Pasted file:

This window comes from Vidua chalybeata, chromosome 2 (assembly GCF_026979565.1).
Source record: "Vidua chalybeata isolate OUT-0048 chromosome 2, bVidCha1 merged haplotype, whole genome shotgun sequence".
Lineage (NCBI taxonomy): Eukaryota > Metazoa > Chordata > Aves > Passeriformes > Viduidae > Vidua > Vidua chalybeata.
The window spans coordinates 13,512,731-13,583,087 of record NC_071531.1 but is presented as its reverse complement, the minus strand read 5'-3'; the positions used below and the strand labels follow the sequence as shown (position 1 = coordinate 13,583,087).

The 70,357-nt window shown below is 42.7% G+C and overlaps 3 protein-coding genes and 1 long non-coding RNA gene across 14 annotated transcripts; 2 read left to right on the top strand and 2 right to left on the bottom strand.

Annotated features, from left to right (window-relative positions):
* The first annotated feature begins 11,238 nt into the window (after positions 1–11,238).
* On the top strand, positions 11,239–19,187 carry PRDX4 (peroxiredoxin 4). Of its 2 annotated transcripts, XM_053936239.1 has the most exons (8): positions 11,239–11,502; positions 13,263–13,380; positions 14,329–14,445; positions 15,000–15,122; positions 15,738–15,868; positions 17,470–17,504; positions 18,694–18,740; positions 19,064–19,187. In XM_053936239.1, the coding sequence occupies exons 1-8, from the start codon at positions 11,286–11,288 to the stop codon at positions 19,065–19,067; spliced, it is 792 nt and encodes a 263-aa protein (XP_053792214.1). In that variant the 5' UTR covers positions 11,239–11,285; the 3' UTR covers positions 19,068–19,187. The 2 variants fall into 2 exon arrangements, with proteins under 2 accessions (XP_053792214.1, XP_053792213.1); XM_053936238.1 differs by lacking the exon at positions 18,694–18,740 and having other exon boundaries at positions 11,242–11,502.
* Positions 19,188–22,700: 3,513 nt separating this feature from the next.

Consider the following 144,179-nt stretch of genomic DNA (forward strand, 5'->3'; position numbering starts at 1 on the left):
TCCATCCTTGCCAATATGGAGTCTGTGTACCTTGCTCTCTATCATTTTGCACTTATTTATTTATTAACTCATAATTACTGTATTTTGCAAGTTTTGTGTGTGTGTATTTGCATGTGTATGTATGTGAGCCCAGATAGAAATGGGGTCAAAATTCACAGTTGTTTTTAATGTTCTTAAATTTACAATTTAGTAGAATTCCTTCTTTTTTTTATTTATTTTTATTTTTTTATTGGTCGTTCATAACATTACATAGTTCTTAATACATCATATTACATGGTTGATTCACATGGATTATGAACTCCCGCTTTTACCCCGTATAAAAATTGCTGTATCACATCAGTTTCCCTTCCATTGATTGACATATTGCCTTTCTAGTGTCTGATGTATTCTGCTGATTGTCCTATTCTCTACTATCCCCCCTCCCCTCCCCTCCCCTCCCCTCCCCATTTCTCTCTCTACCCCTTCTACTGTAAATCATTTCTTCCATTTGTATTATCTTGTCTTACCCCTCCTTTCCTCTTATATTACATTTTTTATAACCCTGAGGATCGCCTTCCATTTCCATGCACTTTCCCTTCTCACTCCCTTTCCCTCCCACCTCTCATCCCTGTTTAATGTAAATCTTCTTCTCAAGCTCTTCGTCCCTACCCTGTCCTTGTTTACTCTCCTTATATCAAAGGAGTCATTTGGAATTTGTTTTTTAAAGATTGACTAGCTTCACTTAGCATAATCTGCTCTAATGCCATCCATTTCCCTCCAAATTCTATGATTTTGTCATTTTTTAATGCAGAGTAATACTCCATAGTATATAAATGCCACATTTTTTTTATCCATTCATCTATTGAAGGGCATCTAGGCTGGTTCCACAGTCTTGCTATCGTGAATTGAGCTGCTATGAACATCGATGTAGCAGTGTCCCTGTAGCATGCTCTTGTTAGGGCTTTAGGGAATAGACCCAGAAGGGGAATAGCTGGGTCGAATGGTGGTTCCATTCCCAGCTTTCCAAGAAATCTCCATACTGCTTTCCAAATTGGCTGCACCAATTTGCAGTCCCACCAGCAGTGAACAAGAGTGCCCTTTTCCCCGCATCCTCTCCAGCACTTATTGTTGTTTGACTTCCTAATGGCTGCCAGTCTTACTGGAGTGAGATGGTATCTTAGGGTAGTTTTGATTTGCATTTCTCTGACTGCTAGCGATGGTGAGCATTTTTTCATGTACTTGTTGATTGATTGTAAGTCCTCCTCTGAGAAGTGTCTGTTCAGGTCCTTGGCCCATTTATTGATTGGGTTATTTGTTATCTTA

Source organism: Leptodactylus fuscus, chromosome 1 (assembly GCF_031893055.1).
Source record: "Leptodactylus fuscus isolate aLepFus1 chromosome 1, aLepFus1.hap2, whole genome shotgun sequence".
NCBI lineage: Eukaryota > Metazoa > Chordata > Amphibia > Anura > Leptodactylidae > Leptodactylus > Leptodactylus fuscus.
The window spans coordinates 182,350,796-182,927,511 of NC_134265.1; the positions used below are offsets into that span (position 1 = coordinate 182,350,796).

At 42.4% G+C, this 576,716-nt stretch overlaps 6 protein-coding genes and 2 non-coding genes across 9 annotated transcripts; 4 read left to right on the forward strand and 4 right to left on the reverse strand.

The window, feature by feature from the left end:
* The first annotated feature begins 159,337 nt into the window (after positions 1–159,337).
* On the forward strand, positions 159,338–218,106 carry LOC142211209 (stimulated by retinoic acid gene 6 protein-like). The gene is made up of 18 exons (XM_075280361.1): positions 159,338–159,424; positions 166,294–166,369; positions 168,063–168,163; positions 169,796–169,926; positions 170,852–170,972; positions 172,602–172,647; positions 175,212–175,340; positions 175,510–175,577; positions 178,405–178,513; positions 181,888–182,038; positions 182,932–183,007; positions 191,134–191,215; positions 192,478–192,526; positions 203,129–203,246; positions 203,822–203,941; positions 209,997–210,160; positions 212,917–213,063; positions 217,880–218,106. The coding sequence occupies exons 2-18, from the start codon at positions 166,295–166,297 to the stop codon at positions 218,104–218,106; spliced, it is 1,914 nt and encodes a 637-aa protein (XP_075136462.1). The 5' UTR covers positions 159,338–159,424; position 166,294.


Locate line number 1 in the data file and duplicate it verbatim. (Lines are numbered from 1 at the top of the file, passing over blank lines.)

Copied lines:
This window comes from Vidua chalybeata, chromosome 2 (assembly GCF_026979565.1).